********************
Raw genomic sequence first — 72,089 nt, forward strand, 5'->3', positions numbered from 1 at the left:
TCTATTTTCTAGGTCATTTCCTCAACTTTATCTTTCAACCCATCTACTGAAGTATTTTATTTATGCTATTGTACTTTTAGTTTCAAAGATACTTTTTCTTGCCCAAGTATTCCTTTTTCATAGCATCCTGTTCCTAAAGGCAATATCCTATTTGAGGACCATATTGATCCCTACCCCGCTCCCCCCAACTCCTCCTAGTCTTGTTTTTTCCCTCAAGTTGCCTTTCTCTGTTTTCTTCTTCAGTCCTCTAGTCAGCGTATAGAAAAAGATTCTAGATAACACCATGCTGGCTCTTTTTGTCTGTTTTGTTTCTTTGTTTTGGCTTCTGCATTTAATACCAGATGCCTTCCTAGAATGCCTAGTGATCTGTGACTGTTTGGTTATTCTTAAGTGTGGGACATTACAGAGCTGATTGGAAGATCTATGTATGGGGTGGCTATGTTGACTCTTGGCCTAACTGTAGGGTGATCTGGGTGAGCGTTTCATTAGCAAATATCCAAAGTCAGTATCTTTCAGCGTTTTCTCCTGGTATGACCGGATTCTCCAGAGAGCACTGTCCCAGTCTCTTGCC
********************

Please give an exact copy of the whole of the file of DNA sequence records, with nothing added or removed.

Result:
Raw genomic sequence first — 72,089 nt, forward strand, 5'->3', positions numbered from 1 at the left:
TCTATTTTCTAGGTCATTTCCTCAACTTTATCTTTCAACCCATCTACTGAAGTATTTTATTTATGCTATTGTACTTTTAGTTTCAAAGATACTTTTTCTTGCCCAAGTATTCCTTTTTCATAGCATCCTGTTCCTAAAGGCAATATCCTATTTGAGGACCATATTGATCCCTACCCCGCTCCCCCCAACTCCTCCTAGTCTTGTTTTTTCCCTCAAGTTGCCTTTCTCTGTTTTCTTCTTCAGTCCTCTAGTCAGCGTATAGAAAAAGATTCTAGATAACACCATGCTGGCTCTTTTTGTCTGTTTTGTTTCTTTGTTTTGGCTTCTGCATTTAATACCAGATGCCTTCCTAGAATGCCTAGTGATCTGTGACTGTTTGGTTATTCTTAAGTGTGGGACATTACAGAGCTGATTGGAAGATCTATGTATGGGGTGGCTATGTTGACTCTTGGCCTAACTGTAGGGTGATCTGGGTGAGCGTTTCATTAGCAAATATCCAAAGTCAGTATCTTTCAGCGTTTTCTCCTGGTATGACCGGATTCTCCAGAGAGCACTGTCCCAGTCTCTTGCC